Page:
I'm using macs since 8 years now and have a computer science background. I know, that when installing software, OSX is not as nasty as windows. Meaning, instead of dealing with dll libraries and stuff that is installed somewhere in the system, apps in osx usually - by convention - should only use folders like "Application Support" and "Preferences" for their stuff.

Since, there are apps, that don't follow conventions I'd like to know, what structure is encouraged by the system and what not. So I can know for example which folders in ~/Library/ I can delete without sacrificing system stability.

For example in my user-lib folder I had stuff like "MonoAndroid" from which I know where they came from (xamarin) and from which I know whether I want to delete them, because I'm not using the app assosiated with that anymore.

I suppose that the user directories are not that of a big problem with deleting stuff, but there is always this one app, that keeps files also in higher dir's (like said xamarin).

Additionally, I want to clean up a friend's mac, and since I was not using that, I'd like to have and intuition of "what belongs where" and what not.

Is there a guide or something? Or a good documentation about where stuff should go and which folders should not been touched? I searched for that, but did not find anything good, really. Until now I have based my knowledge about osx on knowledge about unix and half knowledge from usage.

1 Answer 1


Unix knowledge will help a lot as long as it is not following Linux or other conventions exactly (Linux is Unix like whilst OSX is a Unix based on BSD)

Some description is given by Apple in this developer documentation (The link does not seem to be exact but look for the OSX part not IOS) There are several sections which are too long to list here.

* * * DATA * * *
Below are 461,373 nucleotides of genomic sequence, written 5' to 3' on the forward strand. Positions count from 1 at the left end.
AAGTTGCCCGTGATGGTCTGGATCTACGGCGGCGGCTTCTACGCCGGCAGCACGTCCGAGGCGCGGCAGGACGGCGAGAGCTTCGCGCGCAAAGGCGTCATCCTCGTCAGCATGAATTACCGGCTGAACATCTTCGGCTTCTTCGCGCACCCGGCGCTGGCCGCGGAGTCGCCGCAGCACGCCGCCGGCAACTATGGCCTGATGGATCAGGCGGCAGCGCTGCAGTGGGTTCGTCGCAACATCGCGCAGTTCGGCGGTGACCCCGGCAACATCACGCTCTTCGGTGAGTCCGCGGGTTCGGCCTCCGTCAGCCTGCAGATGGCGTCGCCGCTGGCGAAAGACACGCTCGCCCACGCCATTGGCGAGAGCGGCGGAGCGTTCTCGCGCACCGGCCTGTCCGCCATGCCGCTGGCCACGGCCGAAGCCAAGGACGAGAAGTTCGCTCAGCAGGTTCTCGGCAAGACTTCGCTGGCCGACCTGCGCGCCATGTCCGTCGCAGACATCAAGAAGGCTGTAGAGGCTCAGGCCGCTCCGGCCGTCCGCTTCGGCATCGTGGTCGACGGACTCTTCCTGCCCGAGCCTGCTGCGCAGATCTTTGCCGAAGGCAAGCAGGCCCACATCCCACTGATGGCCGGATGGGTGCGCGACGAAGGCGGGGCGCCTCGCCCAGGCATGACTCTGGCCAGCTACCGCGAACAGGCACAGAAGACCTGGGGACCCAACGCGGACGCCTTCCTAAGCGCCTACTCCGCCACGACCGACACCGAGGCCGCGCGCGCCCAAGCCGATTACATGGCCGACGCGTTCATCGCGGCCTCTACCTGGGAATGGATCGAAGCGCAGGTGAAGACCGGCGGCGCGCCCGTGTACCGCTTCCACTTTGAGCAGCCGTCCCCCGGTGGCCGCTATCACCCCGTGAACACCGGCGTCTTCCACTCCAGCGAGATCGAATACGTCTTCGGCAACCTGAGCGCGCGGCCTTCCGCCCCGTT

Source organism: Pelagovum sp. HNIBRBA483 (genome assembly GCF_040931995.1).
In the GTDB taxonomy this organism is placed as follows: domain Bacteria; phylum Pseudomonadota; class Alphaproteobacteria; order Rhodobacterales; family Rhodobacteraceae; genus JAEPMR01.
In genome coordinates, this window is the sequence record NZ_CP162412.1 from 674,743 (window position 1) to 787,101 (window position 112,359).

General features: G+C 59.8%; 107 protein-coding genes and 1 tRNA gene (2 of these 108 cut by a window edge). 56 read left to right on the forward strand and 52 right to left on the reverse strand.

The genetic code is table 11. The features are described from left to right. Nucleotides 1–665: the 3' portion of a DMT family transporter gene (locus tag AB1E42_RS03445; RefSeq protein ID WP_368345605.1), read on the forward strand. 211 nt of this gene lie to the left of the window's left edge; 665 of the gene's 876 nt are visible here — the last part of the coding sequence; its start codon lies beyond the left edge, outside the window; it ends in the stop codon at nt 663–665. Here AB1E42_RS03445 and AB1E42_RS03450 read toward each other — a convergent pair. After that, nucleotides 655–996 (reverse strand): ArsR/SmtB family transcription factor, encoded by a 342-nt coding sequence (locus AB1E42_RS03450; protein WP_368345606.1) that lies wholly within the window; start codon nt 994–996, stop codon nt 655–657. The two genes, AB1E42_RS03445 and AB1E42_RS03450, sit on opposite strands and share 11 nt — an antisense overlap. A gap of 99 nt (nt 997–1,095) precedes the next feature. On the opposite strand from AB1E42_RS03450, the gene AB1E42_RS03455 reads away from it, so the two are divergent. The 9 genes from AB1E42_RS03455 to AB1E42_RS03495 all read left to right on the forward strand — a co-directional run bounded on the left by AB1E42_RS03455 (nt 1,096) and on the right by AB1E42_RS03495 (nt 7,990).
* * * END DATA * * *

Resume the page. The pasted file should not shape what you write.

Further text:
One is for UNIX-specific directories but I am surprised to see "/usr—Contains non-essential command-line binaries, libraries, header files, and other data." They might be non-essential but removing this will break a lot - you should only change things in /usr/local

Another is The Library Directory Stores App-Specific Files The main sections are

  • Application Support - app data files except those associated with the user’s documents
  • Caches - app-specific support files that your app can re-create easily.
  • Frameworks - frameworks that must be shared by multiple apps
  • Preferences - app-specific preference files used the NSUserDefaults class or CFPreferences API

Treat this as a guide as many (Most?) apps do not follow this 100%.

Mono has in the past put things in the wrong place e.g. in /usr/bin Other apps use Preferences not via the API. Other apps use directories in ~/Library itself e.g. Mail.app

  • Thank you very much for this concise and helpful answer!
    – ruffy
    Mar 1, 2014 at 23:45
  • I was (not?) astonished to see the sentence "All content in this directory [Application Support] should be placed in a custom subdirectory whose name is that of your app’s bundle identifier or your company." but almost no application following this rule. At least I know now :-)
    – qwerty_so
    Jul 14, 2015 at 13:57
  • @ThomasKilian I think that comment was not in earlier versions - but was the obvious thing to do from the beginning - but also having read Windows app guidelines a lot of (most?) developers don't seem to be able to read
    – mmmmmm
    Jul 14, 2015 at 14:10
  • When I came to that point now I thought it was obvious that one should use the bundle identifier and with sandboxing this convention should have made it to become a hard constraint. But I know Windoze is even worse ;-)
    – qwerty_so
    Jul 14, 2015 at 14:37

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